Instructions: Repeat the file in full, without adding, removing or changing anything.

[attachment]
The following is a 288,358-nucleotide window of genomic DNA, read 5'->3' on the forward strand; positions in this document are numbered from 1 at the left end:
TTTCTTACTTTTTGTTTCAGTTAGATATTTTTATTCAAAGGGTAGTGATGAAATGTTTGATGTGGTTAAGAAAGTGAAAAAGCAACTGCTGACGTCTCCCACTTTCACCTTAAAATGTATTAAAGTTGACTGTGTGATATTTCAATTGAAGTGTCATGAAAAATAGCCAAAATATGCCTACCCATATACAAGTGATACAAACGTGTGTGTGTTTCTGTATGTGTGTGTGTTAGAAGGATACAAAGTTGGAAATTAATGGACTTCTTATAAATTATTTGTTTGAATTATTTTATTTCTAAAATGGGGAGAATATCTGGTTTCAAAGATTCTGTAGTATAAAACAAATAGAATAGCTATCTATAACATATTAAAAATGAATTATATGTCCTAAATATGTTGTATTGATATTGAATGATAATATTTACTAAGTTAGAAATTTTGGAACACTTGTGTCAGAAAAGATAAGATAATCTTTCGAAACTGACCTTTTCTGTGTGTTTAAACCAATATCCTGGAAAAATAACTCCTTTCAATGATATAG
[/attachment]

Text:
The following is a 288,358-nucleotide window of genomic DNA, read 5'->3' on the forward strand; positions in this document are numbered from 1 at the left end:
TTTCTTACTTTTTGTTTCAGTTAGATATTTTTATTCAAAGGGTAGTGATGAAATGTTTGATGTGGTTAAGAAAGTGAAAAAGCAACTGCTGACGTCTCCCACTTTCACCTTAAAATGTATTAAAGTTGACTGTGTGATATTTCAATTGAAGTGTCATGAAAAATAGCCAAAATATGCCTACCCATATACAAGTGATACAAACGTGTGTGTGTTTCTGTATGTGTGTGTGTTAGAAGGATACAAAGTTGGAAATTAATGGACTTCTTATAAATTATTTGTTTGAATTATTTTATTTCTAAAATGGGGAGAATATCTGGTTTCAAAGATTCTGTAGTATAAAACAAATAGAATAGCTATCTATAACATATTAAAAATGAATTATATGTCCTAAATATGTTGTATTGATATTGAATGATAATATTTACTAAGTTAGAAATTTTGGAACACTTGTGTCAGAAAAGATAAGATAATCTTTCGAAACTGACCTTTTCTGTGTGTTTAAACCAATATCCTGGAAAAATAACTCCTTTCAATGATATAG